Our guide would repeat some of my instructions in Russian, after which the driver would drive in a safe manner for a few minutes before reverting to his wild style. He even refused to adjust his speed for dense fog, which, in the high mountains, often limited visibility to 20 or 30 feet.

The guide, most of the time, was occupied with trying to keep us on the correct road.

The driver also ignored the strange sounds emanating from under the car. When I finally prevailed upon our guide to take the car to a repair shop, they found that a thick cable from the dashboard was poking through into the wheel well and scraping against the front left tire on all hard right-hand turns. In addition, the metal step on the driver's side was almost ready to fall off, requiring a half hour of welding.

A woman in our group got carsick on the second day and that night emailed a complaint to Ihab Zaki, the president of Spiekermann Travel. By the third night, I was so upset that even I sent an email to Ihab complaining about the superannuated car and its daredevil driver, something I had never done during a tour before.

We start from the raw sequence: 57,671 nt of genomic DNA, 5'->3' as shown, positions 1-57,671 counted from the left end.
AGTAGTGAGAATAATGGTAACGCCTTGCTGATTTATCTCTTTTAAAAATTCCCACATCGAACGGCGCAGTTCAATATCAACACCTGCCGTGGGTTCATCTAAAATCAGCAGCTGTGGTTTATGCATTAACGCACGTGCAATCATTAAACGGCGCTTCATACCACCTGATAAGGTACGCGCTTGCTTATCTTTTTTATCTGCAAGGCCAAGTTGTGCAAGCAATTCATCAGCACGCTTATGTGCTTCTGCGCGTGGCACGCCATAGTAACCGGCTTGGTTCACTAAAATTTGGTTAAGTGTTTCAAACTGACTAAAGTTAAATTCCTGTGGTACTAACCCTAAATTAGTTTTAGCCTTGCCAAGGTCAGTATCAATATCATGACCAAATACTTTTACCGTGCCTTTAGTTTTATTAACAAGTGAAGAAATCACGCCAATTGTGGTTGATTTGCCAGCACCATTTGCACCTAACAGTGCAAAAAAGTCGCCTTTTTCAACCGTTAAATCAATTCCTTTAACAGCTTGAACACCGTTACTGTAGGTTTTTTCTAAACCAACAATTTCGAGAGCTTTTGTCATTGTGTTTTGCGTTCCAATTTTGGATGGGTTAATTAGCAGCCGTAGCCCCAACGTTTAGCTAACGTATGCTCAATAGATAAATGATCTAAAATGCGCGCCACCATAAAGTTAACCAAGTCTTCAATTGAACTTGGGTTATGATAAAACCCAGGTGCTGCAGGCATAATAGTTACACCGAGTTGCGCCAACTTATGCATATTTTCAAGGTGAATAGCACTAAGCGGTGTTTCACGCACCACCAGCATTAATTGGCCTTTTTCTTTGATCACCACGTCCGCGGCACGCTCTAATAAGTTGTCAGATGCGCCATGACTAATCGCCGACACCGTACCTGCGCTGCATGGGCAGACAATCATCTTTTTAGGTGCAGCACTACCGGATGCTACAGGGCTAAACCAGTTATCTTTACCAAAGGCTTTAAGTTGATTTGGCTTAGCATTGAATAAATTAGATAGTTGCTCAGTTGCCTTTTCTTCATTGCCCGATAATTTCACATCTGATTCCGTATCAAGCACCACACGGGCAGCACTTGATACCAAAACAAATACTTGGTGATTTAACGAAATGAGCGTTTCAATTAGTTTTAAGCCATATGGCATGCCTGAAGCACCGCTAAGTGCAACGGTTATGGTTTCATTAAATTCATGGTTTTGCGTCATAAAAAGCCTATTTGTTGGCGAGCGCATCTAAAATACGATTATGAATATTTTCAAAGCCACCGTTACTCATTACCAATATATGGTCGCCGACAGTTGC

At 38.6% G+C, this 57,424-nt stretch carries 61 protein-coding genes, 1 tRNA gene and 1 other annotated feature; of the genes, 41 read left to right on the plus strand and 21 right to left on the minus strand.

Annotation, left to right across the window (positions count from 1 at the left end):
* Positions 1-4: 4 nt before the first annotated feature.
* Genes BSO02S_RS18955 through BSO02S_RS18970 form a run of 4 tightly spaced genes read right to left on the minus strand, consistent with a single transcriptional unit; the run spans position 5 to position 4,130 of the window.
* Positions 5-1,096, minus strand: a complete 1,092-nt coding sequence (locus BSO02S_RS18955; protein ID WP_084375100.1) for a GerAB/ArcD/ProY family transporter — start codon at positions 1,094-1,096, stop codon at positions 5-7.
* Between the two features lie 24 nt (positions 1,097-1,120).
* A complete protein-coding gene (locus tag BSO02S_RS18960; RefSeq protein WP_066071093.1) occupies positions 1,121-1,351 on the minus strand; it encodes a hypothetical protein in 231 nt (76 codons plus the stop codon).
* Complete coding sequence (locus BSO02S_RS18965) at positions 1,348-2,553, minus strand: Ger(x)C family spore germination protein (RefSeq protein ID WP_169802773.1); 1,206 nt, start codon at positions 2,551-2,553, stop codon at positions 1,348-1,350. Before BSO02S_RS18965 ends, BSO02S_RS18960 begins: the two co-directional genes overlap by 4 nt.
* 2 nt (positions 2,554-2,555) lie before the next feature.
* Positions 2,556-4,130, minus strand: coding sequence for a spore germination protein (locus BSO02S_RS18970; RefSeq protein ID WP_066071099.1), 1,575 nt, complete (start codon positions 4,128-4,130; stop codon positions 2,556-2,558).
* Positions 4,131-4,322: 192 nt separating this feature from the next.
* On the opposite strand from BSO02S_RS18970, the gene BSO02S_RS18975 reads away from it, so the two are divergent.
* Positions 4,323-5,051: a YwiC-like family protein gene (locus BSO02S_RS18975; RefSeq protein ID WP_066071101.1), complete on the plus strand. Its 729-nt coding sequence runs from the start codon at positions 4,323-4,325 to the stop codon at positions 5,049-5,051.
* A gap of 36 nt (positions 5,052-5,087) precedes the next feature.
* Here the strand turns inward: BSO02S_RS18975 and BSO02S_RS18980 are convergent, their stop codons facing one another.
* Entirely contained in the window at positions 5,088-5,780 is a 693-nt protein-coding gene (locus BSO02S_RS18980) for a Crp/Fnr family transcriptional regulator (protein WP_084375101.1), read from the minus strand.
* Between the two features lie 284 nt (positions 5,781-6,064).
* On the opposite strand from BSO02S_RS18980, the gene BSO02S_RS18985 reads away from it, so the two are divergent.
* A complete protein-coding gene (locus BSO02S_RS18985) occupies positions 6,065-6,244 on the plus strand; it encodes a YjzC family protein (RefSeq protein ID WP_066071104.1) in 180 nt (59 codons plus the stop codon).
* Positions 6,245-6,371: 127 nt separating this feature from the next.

To their credit, Spiekermann, on the eighth day of the tour when we arrived in Vladikavkaz, the capital of North Ossetia-Alania, fired the driver.

For the eight days after that, we had seven different drivers and seven different vehicles. Two of the drivers were excellent, as was a relatively new Russian 4x4 UTZ Patriot and a Nissan Patrol.

The rest of the drivers, in my opinion, ranged from fair to awful, and many of the vans we used were poorly sprung and, I felt, not suited for rough roads.

Our itinerary called for us to enter Prielbrusye National Park and drive for several hours up to a pass at about 10,000 feet to get a view of Mt. Elbrus, the highest mountain in Europe.

The tour brochure did state that we would see Elbrus only "if we will be lucky with the weather." What it did not make clear was that the road might be blocked on its northern (sunless) slopes by snow drifts.

In a discussion on May 18, our two experienced drivers reported that they had gotten through the pass on May 6 the year before, so our guide decided to give it a go.